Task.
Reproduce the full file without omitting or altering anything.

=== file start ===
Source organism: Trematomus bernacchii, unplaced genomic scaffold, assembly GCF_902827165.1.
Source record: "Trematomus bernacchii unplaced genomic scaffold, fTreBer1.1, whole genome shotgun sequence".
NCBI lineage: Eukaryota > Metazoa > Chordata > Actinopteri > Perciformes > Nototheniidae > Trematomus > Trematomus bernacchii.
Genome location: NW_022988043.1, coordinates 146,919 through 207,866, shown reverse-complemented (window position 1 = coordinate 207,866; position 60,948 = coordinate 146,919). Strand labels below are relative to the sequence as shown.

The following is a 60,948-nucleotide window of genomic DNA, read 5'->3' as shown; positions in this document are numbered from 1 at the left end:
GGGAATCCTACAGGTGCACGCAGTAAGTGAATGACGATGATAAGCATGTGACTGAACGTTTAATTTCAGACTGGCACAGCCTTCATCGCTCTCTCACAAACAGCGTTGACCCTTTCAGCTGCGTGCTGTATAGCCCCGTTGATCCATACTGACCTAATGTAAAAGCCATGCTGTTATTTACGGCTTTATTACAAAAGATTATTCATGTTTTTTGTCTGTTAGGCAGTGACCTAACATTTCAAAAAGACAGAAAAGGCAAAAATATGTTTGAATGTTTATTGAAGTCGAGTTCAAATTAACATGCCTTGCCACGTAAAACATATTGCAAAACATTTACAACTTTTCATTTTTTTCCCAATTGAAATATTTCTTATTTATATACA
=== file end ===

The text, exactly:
Source organism: Trematomus bernacchii, unplaced genomic scaffold, assembly GCF_902827165.1.
Source record: "Trematomus bernacchii unplaced genomic scaffold, fTreBer1.1, whole genome shotgun sequence".
NCBI lineage: Eukaryota > Metazoa > Chordata > Actinopteri > Perciformes > Nototheniidae > Trematomus > Trematomus bernacchii.
Genome location: NW_022988043.1, coordinates 146,919 through 207,866, shown reverse-complemented (window position 1 = coordinate 207,866; position 60,948 = coordinate 146,919). Strand labels below are relative to the sequence as shown.

The following is a 60,948-nucleotide window of genomic DNA, read 5'->3' as shown; positions in this document are numbered from 1 at the left end:
GGGAATCCTACAGGTGCACGCAGTAAGTGAATGACGATGATAAGCATGTGACTGAACGTTTAATTTCAGACTGGCACAGCCTTCATCGCTCTCTCACAAACAGCGTTGACCCTTTCAGCTGCGTGCTGTATAGCCCCGTTGATCCATACTGACCTAATGTAAAAGCCATGCTGTTATTTACGGCTTTATTACAAAAGATTATTCATGTTTTTTGTCTGTTAGGCAGTGACCTAACATTTCAAAAAGACAGAAAAGGCAAAAATATGTTTGAATGTTTATTGAAGTCGAGTTCAAATTAACATGCCTTGCCACGTAAAACATATTGCAAAACATTTACAACTTTTCATTTTTTTCCCAATTGAAATATTTCTTATTTATATACA